In a large enterprise network, having one time standard for all network devices is critical for management reporting and event logging functions when trying to correlate interacting events logged across multiple devices. Many enterprise customers with extremely mission-critical networks maintain their own stratum-1 NTP source.

Time synchronization happens when several frames are exchanged between clients and servers. The switches in client mode know the address of one or more NTP servers. The servers act as the time source and receive client synchronization requests.

By configuring an IP address as a peer, the switch will obtain and provide time as required. The peer is capable of providing time on its own and is capable of having a server configured. If both these instances point to different time servers, your NTP service is more reliable. Thus, even if the active server link is lost, you can still maintain the right time due to the presence of the peer.


Tip If an active server fails, a configured peer helps in providing the NTP time. Provide a direct NTP server association and configure a peer to ensure backup support if the active server fails.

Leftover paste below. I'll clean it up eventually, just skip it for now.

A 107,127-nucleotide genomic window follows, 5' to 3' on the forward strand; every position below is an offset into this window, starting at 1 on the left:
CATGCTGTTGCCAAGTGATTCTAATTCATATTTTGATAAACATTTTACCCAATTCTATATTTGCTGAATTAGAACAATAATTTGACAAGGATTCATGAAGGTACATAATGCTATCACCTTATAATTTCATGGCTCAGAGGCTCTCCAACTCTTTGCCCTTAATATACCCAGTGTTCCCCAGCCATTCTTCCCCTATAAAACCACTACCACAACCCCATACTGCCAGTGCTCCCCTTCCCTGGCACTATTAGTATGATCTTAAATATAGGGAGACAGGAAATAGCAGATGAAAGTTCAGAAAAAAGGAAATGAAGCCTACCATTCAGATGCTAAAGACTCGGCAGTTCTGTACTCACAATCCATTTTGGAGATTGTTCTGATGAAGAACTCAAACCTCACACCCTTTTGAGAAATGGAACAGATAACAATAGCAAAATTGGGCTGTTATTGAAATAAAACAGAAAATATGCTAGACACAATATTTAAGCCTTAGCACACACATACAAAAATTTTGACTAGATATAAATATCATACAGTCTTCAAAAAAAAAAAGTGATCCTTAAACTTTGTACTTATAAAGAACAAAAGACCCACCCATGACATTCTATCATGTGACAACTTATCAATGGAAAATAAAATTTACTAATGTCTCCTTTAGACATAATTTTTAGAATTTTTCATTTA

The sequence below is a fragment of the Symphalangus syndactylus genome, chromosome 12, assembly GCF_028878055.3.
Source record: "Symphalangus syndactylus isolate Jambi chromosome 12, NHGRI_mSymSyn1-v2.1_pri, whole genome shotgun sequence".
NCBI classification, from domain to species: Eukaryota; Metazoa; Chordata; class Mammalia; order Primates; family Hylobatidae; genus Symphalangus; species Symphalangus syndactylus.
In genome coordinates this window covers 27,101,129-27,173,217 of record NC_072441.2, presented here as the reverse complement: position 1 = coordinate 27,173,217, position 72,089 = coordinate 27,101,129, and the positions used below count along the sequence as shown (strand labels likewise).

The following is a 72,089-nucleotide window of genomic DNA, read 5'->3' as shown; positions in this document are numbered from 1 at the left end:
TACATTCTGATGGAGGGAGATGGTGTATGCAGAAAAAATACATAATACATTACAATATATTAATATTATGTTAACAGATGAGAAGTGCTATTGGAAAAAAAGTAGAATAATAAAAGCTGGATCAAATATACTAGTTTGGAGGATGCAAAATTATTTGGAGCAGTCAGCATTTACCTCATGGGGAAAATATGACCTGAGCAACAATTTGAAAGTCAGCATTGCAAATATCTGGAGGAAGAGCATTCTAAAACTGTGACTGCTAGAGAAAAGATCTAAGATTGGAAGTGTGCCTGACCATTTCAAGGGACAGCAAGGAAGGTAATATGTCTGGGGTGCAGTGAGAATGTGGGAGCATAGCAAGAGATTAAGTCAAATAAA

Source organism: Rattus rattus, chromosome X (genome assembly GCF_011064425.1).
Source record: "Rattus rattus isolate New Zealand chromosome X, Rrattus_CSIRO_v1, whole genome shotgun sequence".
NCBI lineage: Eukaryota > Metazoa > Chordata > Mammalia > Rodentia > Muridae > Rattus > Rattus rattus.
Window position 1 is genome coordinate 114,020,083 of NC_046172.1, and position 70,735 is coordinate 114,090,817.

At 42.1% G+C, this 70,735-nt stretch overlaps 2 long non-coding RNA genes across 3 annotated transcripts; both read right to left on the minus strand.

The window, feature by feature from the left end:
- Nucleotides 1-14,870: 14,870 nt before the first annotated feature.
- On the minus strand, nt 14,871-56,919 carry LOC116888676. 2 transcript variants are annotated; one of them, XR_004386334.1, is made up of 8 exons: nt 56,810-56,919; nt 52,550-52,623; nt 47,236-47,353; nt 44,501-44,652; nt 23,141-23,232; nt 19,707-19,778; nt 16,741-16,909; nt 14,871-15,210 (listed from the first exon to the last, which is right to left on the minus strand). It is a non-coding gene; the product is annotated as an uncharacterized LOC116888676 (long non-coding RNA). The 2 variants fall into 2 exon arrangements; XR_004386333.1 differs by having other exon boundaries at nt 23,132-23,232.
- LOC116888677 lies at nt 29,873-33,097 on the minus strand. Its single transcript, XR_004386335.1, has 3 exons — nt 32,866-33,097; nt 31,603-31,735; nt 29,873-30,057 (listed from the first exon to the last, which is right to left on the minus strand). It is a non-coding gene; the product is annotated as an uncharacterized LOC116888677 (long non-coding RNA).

If you only configure a peer, the most accurate peer takes on the role of the NTP server and the other peer(s) acts as a peer(s). Both machines end at the right time if they have the right time source or if they point to the right NTP source.

NTP Configuration Guidelines

The following guidelines apply to all NTP configurations:

You should have a peer association with another switch only when you are sure that your clock is reliable (which means that you are a client of a reliable NTP server).

A peer configured alone takes on the role of a server and should be used as backup. If you have two servers, then you can have several switches point to one server, and the remaining switches to the other server. Then you would configure peer association between these two sets. This forces the clock to be more reliable.

If you only have one server, all of the switches should have a client association with that server.

Not even a server down time will affect well-configured switches in the network. Figure 12-4 displays a network with two NTP stratum 2 servers and two switches.

Figure 12-4 NTP Peer and Server Association  

In this configuration, the switches were configured as follows:

Stratum 2 Server 1

IPv4 address-10.10.10.10

Stratum-2 Server-2

IPv4 address-10.10.10.9

Switch 1 IPv4 address-10.10.10.1

Switch 1 NTP configuration

NTP server 10.10.10.10

NTP peer 10.10.10.2

Switch 2 IPv4 address-10.10.10.2

Switch 2 NTP configuration

NTP server 10.10.10.9

NTP peer 10.10.10.1

Configuring NTP

You can configure NTP using either IPv4 addresses, IPv6 addresses, or DNS names.

To create an NTP server or peer, follow these steps:


Step 1 In the Fabric Manager Physical pane, expand Switches, and then select System, or from Device Manager, choose Admin > NTP.

In Fabric Manager, you see the System information pane. In Device Manager, you see the NTP dialog box (see Figure 12-5).